Teachers College Medal Recipients

Dr. William G. Bowen, President, Andrew Mellon Foundation. In addition to having served for 16 years as President of Princeton University, Bowen co-authored, with Derek Bok, the groundbreaking book, The Shape of the River, which marshals the academic, employment and life histories of more than 90,000 students to shed light on issues such as drop-out rates, the demoralization of minority students who are admitted under selective guidelines, the effect selective admissions has on diversity and racial tension, and alternatives to race-sensitive admissions. Under Bowen's leadership, the Mellon Foundation has dramatically increased its appropriations and-'"reflecting his leadership in the field of information technology-'"created the electronic archives JSTOR and ARSTOR, which have dramatically increased access to research information.

Dr. Benjamin Carson, pediatric neurosurgeon, The Johns Hopkins Medical Institute. Inspired by a mother who required him to read two books every week and write a report about them, Carson, who is African American, overcame an impoverished background to earn a scholarship to Yale University. At age 32, he became the nation's youngest Director of Surgery and has since earned faculty appointments in oncology, pediatrics and plastic surgery and published more than 90 neurosurgical papers. In 1987, he led a marathon 22-hour effort that successfully separated the Binder twins, who were conjoined at the head. He has since published three books, Gifted Hands, Think Big and The Big Picture, and delivered hundreds of motivational talks to young people each year. He is the subject of a long-running Baltimore stage production, "Ben Carson, M.D."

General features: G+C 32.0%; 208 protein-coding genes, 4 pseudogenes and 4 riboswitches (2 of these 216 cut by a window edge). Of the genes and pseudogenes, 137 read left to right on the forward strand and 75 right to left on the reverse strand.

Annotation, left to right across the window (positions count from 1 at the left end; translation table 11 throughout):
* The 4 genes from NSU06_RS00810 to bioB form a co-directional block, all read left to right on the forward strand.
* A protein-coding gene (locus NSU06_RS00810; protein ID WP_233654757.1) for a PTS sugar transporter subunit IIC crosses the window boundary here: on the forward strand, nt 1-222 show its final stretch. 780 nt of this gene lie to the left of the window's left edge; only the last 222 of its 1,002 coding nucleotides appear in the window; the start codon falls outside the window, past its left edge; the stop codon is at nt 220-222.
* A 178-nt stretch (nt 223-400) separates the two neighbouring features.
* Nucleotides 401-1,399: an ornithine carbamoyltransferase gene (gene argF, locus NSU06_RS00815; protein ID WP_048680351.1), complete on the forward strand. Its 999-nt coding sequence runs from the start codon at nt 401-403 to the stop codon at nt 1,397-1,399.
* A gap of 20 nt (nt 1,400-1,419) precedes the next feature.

K. Patricia Cross, Professor of Higher Education, Emerita, The University of California, Berkeley, Graduate School of Education. As a university administrator, researcher and teacher-'"as well as a former two-time board chair of the American Association of Higher Education-'"Cross has served as a catalyst of the community college movement and an architect of classroom strategies for connecting with widely varying student populations. She is the author of such other pragmatically focused classroom guides as Adults As Learners: Increasing Participation and Facilitating Learning and Using Assessment to Improve Instruction. Her monograph series, The Cross Papers, has served as an especially valuable resource for those in administrative and teaching roles in community colleges. She also has personally funded scholarships such as the K. Patricia Cross Future Leaders Award, which is bestowed by the Association of American Colleges and Universities to graduate students who commit themselves to foster academic and civic responsibility.